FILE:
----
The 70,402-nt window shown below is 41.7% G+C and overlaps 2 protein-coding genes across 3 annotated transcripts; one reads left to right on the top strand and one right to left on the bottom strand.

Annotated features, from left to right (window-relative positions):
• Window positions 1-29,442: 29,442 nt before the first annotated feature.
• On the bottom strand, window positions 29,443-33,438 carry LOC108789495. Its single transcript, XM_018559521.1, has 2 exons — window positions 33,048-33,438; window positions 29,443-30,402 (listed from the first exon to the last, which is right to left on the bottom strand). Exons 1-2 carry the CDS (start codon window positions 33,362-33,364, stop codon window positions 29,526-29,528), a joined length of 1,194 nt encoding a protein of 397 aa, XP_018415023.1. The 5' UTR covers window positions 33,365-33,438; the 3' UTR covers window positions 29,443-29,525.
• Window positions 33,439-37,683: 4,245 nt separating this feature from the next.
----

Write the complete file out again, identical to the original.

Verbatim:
The 70,402-nt window shown below is 41.7% G+C and overlaps 2 protein-coding genes across 3 annotated transcripts; one reads left to right on the top strand and one right to left on the bottom strand.

Annotated features, from left to right (window-relative positions):
• Window positions 1-29,442: 29,442 nt before the first annotated feature.
• On the bottom strand, window positions 29,443-33,438 carry LOC108789495. Its single transcript, XM_018559521.1, has 2 exons — window positions 33,048-33,438; window positions 29,443-30,402 (listed from the first exon to the last, which is right to left on the bottom strand). Exons 1-2 carry the CDS (start codon window positions 33,362-33,364, stop codon window positions 29,526-29,528), a joined length of 1,194 nt encoding a protein of 397 aa, XP_018415023.1. The 5' UTR covers window positions 33,365-33,438; the 3' UTR covers window positions 29,443-29,525.
• Window positions 33,439-37,683: 4,245 nt separating this feature from the next.